An uninspired opening 45 minutes came to life just before half time as Salomon Kalou was felled in the area. Frank Lampard rammed home the resulting penalty with real conviction, but there was confusion as to why Clattenburg had made the decision. It initially seemed that Danny Murphy had been penalised for a brainless slide on the Ivorian. Granted, contact was miminal (possibly even non existent) but Murphy could have taken the decision out of Clattenburg’s hands by being sensible and just jockeying his man instead.
Shortly after half time it came to light that Clattenburg had informed Murphy that he had not actually given the penalty for an infringement by him. I find this completely perplexing, since the alternative is that Stephen Kelly made the foul. Replays show that there was a coming together between Kelly and Kalou, but it was completely accidental. The only way contact could have been avoided is if Kelly had abandoned his defensive responsibilities and stopped running. Just as a handball can’t be given every time the ball strikes a hand or arm, a foul can’t be given each time there is physical contact between two players.
I’ve concluded that Clattenburg was right to blow up for a penalty because an infringement did take place (by Murphy, in my eyes), but he charged the wrong man for the offence. Justice was done, but the reasoning to arrive at the correct decision was hugely flawed. So, I guess, he muddled his way to the correct decision.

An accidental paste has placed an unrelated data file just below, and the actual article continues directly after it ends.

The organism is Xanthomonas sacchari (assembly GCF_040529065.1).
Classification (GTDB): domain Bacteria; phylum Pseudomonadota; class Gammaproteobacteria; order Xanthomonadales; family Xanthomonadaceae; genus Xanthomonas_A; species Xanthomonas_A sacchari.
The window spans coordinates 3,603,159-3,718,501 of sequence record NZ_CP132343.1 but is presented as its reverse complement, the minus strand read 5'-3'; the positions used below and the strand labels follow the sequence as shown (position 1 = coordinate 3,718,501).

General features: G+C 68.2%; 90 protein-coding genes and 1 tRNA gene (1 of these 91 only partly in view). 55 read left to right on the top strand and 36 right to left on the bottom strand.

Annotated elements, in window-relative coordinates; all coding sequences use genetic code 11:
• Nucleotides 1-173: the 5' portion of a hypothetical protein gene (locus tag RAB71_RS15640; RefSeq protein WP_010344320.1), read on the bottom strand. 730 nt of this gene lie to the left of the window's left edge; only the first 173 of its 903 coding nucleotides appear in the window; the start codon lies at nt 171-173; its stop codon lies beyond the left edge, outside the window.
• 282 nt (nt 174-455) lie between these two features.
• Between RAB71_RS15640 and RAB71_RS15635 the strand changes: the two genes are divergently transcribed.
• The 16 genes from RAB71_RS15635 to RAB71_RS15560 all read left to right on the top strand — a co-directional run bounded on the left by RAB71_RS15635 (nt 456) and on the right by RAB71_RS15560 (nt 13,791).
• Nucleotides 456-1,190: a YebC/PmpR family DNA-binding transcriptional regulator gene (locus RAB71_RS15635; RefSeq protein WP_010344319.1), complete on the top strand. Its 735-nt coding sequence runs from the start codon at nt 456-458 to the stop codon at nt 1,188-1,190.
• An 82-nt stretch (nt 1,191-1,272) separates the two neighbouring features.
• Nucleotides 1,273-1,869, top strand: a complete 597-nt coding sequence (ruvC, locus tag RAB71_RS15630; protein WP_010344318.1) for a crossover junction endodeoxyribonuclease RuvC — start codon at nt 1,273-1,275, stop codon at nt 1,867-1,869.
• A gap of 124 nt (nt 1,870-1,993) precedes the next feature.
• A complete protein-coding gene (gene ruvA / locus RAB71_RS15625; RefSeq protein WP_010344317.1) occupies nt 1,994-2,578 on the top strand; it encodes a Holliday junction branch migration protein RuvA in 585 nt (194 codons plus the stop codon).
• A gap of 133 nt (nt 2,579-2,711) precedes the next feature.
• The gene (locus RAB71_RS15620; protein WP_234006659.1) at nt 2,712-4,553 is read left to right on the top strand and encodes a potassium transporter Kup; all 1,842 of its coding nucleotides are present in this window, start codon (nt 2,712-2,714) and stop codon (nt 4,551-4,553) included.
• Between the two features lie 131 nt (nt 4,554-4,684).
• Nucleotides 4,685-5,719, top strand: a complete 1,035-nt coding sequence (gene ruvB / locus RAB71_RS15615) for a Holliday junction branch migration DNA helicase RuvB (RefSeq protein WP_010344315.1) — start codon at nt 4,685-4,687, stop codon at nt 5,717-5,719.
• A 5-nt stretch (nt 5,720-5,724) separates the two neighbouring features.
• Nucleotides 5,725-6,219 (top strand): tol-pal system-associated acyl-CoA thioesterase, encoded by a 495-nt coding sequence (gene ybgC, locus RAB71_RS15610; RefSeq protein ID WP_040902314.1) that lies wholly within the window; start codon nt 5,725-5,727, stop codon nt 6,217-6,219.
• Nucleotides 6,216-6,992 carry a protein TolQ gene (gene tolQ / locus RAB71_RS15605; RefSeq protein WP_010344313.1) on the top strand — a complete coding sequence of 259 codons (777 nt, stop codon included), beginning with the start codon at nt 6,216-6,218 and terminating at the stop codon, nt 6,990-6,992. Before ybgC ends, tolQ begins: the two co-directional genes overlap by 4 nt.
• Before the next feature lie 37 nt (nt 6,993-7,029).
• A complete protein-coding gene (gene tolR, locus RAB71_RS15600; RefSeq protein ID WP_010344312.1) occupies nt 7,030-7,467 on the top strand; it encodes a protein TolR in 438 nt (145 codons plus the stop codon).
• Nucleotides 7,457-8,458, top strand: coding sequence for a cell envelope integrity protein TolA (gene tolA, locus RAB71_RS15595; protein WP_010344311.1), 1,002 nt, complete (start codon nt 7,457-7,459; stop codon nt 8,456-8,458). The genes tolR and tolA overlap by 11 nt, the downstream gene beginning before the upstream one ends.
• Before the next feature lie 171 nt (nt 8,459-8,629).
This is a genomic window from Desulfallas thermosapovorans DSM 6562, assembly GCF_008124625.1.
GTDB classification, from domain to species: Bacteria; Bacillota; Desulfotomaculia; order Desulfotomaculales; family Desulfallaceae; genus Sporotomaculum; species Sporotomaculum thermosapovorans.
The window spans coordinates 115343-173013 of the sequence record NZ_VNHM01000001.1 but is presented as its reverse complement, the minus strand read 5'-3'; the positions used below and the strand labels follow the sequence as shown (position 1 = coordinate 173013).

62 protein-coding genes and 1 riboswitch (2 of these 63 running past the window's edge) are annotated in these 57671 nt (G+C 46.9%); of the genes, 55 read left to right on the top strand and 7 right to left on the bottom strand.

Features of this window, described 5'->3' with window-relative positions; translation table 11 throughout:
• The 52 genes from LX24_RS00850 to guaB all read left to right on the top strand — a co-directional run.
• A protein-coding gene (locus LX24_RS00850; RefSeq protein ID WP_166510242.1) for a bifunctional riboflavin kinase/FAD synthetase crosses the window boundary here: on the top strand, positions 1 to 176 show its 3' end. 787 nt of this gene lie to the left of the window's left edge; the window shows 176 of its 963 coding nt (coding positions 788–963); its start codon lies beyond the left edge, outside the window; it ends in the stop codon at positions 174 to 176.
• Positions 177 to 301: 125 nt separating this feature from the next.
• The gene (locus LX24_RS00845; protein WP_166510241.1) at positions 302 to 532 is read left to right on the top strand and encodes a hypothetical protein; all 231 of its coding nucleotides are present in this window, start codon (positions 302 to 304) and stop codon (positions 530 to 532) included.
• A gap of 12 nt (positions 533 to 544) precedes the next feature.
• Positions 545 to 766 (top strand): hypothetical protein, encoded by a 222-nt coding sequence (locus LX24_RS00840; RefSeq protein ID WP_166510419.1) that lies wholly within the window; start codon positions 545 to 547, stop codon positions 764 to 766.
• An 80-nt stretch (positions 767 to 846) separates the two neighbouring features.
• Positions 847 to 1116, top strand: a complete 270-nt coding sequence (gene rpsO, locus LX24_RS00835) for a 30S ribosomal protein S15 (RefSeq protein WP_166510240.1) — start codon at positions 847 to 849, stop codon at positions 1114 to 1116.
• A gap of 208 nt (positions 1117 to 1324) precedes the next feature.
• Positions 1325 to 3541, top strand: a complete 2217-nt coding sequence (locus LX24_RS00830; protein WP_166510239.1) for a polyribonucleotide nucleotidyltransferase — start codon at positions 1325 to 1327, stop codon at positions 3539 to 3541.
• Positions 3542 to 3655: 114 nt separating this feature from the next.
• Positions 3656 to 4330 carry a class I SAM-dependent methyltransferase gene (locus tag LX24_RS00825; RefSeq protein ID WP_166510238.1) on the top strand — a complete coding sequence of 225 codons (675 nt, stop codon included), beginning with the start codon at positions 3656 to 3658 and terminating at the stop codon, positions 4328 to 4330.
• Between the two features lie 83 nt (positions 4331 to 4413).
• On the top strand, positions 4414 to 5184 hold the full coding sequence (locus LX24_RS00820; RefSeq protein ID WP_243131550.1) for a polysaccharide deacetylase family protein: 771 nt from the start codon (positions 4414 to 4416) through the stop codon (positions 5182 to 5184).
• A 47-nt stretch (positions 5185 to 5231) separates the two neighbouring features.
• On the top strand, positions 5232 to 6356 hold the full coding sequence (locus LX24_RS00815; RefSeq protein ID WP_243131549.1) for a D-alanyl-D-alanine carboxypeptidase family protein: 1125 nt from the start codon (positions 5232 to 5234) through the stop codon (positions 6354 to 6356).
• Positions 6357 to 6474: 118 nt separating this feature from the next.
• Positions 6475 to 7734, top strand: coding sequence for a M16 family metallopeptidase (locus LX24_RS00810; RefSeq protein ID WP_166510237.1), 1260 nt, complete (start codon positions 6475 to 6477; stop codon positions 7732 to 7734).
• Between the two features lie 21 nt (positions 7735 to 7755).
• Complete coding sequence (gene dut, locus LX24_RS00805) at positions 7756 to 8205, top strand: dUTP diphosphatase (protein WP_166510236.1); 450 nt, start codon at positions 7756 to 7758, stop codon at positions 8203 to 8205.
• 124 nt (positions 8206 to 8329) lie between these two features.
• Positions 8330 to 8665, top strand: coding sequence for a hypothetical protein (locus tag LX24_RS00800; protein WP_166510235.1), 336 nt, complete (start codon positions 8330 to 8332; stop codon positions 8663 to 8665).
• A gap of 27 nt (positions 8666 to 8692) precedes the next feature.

Chelsea penalty claim – push by Hangeland on Lampard
Five minutes into the second half, Chelsea were denied a certain penalty as Brede Hangeland shoved Lampard in the back after the England man had stolen a march on him. The replay appeared to show Clattenburg in a good position, which made the non-award mystifying. My theory is that the referee had the first half penalty in his mind, along with the protests of Murphy ringing in his ears, and he tried to even up the score. It’s not right, but it’s human nature.
The final forty minutes of the match continued with reasonably little incident. The fractured nature of the play was down to both teams’ inability to play with any real incision in the final third. Fulham gradually grew into the game and deservedly grabbed an equaliser through a relatively subdued Clint Dempsey. On the balance of possession, territory and chances, the final score of 1-1 was perfect. Clattenburg had little to do in the second half other than to mete out stonewall yellow cards to Jon Obi Mikel and Danny Murphy for professional fouls.
Ref Rating – 6/10
As I’ve intimated above, I don’t feel Mark Clattenburg’s decision-making was greatly accurate over the course of the game. His general management of the game was good, but he erred on key individual decisions. For the penalty he did award, he came to the right decision but the thought process that brought him to that point was confused. In the second period, he failed to give Chelsea an even more obvious penalty, and given Lampard’s potency from the spot, it could be argued that Chelsea were denied two key points in the race for Champions League football. That said, Chelsea got two bonus points at the weekend – maybe these decisions do even themselves out.http://www.debatabledecisions.com/ref-review-mark-clattenburg-fulham-1-v-1-chelsea-epl-09042012